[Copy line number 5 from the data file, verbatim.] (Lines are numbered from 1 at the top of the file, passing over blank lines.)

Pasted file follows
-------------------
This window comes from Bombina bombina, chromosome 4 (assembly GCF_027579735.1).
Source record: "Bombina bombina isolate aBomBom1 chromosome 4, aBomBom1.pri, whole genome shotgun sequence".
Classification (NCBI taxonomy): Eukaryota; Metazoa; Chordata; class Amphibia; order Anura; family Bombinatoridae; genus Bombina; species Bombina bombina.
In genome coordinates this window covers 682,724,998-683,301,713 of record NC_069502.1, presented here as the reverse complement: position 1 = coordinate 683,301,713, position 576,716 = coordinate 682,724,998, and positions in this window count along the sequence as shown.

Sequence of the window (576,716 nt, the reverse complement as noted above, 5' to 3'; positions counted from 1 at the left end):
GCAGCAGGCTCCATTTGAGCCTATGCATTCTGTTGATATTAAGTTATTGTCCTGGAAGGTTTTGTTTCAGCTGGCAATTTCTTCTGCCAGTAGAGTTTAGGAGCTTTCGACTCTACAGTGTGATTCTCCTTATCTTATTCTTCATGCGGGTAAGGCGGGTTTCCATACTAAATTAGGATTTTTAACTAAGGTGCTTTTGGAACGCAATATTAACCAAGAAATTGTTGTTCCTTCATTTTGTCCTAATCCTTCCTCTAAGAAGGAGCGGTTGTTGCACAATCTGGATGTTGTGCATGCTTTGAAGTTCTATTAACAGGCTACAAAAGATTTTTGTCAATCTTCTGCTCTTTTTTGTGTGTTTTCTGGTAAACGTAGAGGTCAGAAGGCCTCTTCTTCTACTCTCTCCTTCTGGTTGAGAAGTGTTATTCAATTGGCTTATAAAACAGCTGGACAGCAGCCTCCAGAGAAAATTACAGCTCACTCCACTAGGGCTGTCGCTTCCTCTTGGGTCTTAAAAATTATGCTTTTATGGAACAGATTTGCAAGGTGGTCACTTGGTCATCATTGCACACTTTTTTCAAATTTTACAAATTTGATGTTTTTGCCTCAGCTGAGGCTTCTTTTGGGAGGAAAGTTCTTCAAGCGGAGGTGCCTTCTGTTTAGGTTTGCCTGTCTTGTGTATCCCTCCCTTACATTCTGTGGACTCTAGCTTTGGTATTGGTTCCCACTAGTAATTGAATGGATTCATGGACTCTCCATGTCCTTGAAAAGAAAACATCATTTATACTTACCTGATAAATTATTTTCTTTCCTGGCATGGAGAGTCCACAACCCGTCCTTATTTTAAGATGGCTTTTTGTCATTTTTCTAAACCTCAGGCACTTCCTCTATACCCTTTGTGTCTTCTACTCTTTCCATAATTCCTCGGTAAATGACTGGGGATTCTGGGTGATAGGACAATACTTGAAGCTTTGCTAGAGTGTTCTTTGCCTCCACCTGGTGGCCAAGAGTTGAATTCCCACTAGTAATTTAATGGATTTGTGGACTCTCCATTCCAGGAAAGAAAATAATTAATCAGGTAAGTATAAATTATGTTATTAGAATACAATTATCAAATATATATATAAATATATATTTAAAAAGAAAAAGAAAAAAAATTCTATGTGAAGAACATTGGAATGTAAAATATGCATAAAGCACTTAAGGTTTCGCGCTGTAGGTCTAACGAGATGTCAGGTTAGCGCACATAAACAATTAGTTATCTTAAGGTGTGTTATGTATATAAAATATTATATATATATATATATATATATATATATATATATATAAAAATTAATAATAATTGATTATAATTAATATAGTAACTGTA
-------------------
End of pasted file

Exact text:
Sequence of the window (576,716 nt, the reverse complement as noted above, 5' to 3'; positions counted from 1 at the left end):